Fritz Grünbaum, like his colleague Hermann Leopoldi (whose real name was Kohn), performed at the Grandhotel Panhans in Semmering. On March 11, 1938, the two of them, together with Karl Farkas and Grünbaum’s wife Lilly, attempted to flee to the Czech Republic in a train overcrowded with refugees. However, the train was stopped at the Czech border and sent back – Edvard Beneš had had the border closed to refugees. Leopoldi was then imprisoned with Grünbaum in the Gestapo emergency prison in Karajangasse and in the Dachau and Buchenwald concentration camps – fortunately for him, his wife, who was already in the USA, and her parents were able to buy his release.
Less fortunate was the well-known cabaret artist and film actor Paul Morgan, who was born Georg Paul Morgenstern in Vienna. Together with Grünbaum and Leopoldi, he had been deported first to the Dachau concentration camp and then to the Buchenwald concentration camp. He should have been released, since exit permits had been arranged for him, but before that he was maltreated to death during “punishment drill.”
As a special “perk,” the concentration camp commandant allowed Fritz Grünbaum and Hermann Leopoldi to carry their friend’s body on a stretcher from the infirmary to the gate of the concentration camp. Fellow prisoners hummed Morgan’s favorite song, “Who’ll cry when you part?” And the iron lettering embedded in the camp gate read, “TO EACH HIS OWN.”
While collecting signatures for a “Grünbaum Park,” I met Fritz Kleinmann, who as a sixteen-year-old had been imprisoned with his father Gustav in the Buchenwald concentration camp (later he voluntarily followed his father to Ausschwitz, escaped on a death march, and weighed 35 kilos when he was liberated). He told me with tears in his eyes that Fritz Grünbaum was immensely popular in the camp because of his cabaret performances – on his 60th birthday they would have saved food from his mouth for him so that he could eat his fill once again.
After Grünbaum’s death, the Jewish psychoanalyst and resistance fighter Ernst Federn wrote to his wife Lilly: “What a great artist your Fritz was, only a few people know anymore. For only a few have survived the concentration camp who have seen him perform in the camp. That is great art, which in a crowded room, as a stage a table, without all utensils of terrible hardships tired people in a sea of cheerfulness to dive knows. He knew exactly what tremendous help he was bringing to his fellow sufferers with his art, and he never said no when asked to participate, no matter how burdensome it might be to him.” Lilly Grünbaum was deported to Maly Trostinec the following year and murdered.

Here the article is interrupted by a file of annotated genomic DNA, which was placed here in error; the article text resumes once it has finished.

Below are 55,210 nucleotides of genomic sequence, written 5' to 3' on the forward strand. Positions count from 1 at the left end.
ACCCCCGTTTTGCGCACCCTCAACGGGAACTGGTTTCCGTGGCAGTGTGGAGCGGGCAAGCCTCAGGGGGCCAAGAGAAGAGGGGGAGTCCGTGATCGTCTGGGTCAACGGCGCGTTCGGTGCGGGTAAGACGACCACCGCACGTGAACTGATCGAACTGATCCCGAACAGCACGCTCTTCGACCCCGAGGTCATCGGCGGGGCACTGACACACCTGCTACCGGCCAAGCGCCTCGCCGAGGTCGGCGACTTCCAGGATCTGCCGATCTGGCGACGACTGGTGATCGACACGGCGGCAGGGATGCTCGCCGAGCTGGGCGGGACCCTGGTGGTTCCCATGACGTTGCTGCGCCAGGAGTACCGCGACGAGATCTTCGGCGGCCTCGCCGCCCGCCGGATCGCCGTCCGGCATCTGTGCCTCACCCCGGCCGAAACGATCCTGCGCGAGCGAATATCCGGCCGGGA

It was not until many years after my campaign for a “Grünbaum Park” that I learned, at a Grünbaum exhibition in the Austrian Theater Museum (“Grüß mich Gott!”), where Fritz Grünbaum had lived until his deportation to the concentration camp: On Rechte Wienzeile diagonally across from my apartment building – and across from what is now “Grünwald Park.” I involuntarily got goose bumps like a grater.
This apartment also housed the artist’s extensive art collection. It comprised over four hundred works, including over eighty paintings by Egon Schiele. Their restitution has still not been completed to this day. In 2015, the descendants of Fritz Grünbaum announced a lawsuit and regretted that the Republic of Austria refused to “fulfill its obligation under the State Treaty and return looted art.”
On May 24, 2022, after six and a half years of proceedings, the U.S. Supreme Court ruled that two Schiele paintings owned by a New York art dealer were to be restituted to Grünbaum’s heirs. Grünbaum’s family member and co-heir Timothy Reif commented:
“This decision confirms the urgent need to remember the terrible injustice that happened 81 years ago and to restore a small part of it. The proceeds will go to the Trust for the Life and Work of Fritz Grünbaum to support young people in the performing arts, as Fritz Grünbaum did during his lifetime.”
Admittedly, the Austrian museums Albertina and Sammlung Leopold still own at least ten more Schiele paintings from Fritz Grünbaum’s collection. To this day, the Austrian state refuses to grant the requests of his heirs for restitution of the paintings.
On the occasion of Fritz Grünbaum’s 125th birthday, I organized a small celebration on Grünbaum Square. The commemorative speech was thankfully held by the curator of the Grünbaum exhibition in the Theater Museum, the historian and now museum director Dr. Marie-Theres Arnbom. And I then read out the real satire I had written about the history of the naming of the square – not without pointing out that I had only written it down, but had not made it up. Because, as the learned Viennese used to say in such cases: “You can’t invent something like that!
For the original German Version see: